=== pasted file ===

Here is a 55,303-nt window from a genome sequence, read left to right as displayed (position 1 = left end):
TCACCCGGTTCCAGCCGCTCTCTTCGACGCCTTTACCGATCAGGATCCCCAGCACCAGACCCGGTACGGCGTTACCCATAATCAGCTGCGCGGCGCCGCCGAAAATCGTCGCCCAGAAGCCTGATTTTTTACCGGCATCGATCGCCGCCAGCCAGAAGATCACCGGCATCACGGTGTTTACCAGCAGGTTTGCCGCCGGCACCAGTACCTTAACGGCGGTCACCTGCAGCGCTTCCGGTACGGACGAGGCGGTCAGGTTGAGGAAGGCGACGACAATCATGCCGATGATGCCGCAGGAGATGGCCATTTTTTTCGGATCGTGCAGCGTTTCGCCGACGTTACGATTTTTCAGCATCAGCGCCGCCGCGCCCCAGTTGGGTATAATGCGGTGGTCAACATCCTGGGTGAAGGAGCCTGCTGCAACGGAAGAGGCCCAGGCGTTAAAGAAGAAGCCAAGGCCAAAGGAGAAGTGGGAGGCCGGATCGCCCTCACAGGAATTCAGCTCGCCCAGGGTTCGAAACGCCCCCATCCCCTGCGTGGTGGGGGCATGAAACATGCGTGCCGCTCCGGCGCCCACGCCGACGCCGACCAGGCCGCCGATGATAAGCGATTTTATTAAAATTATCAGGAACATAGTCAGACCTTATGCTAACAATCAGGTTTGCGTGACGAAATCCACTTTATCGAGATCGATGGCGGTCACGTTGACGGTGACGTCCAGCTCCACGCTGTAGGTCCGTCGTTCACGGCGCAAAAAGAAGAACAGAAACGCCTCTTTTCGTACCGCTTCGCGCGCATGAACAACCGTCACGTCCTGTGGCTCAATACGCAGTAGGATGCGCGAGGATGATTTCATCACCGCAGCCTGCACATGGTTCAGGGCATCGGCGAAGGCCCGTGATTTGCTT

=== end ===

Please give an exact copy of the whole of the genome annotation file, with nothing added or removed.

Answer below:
Here is a 55,303-nt window from a genome sequence, read left to right as displayed (position 1 = left end):
TCACCCGGTTCCAGCCGCTCTCTTCGACGCCTTTACCGATCAGGATCCCCAGCACCAGACCCGGTACGGCGTTACCCATAATCAGCTGCGCGGCGCCGCCGAAAATCGTCGCCCAGAAGCCTGATTTTTTACCGGCATCGATCGCCGCCAGCCAGAAGATCACCGGCATCACGGTGTTTACCAGCAGGTTTGCCGCCGGCACCAGTACCTTAACGGCGGTCACCTGCAGCGCTTCCGGTACGGACGAGGCGGTCAGGTTGAGGAAGGCGACGACAATCATGCCGATGATGCCGCAGGAGATGGCCATTTTTTTCGGATCGTGCAGCGTTTCGCCGACGTTACGATTTTTCAGCATCAGCGCCGCCGCGCCCCAGTTGGGTATAATGCGGTGGTCAACATCCTGGGTGAAGGAGCCTGCTGCAACGGAAGAGGCCCAGGCGTTAAAGAAGAAGCCAAGGCCAAAGGAGAAGTGGGAGGCCGGATCGCCCTCACAGGAATTCAGCTCGCCCAGGGTTCGAAACGCCCCCATCCCCTGCGTGGTGGGGGCATGAAACATGCGTGCCGCTCCGGCGCCCACGCCGACGCCGACCAGGCCGCCGATGATAAGCGATTTTATTAAAATTATCAGGAACATAGTCAGACCTTATGCTAACAATCAGGTTTGCGTGACGAAATCCACTTTATCGAGATCGATGGCGGTCACGTTGACGGTGACGTCCAGCTCCACGCTGTAGGTCCGTCGTTCACGGCGCAAAAAGAAGAACAGAAACGCCTCTTTTCGTACCGCTTCGCGCGCATGAACAACCGTCACGTCCTGTGGCTCAATACGCAGTAGGATGCGCGAGGATGATTTCATCACCGCAGCCTGCACATGGTTCAGGGCATCGGCGAAGGCCCGTGATTTGCTT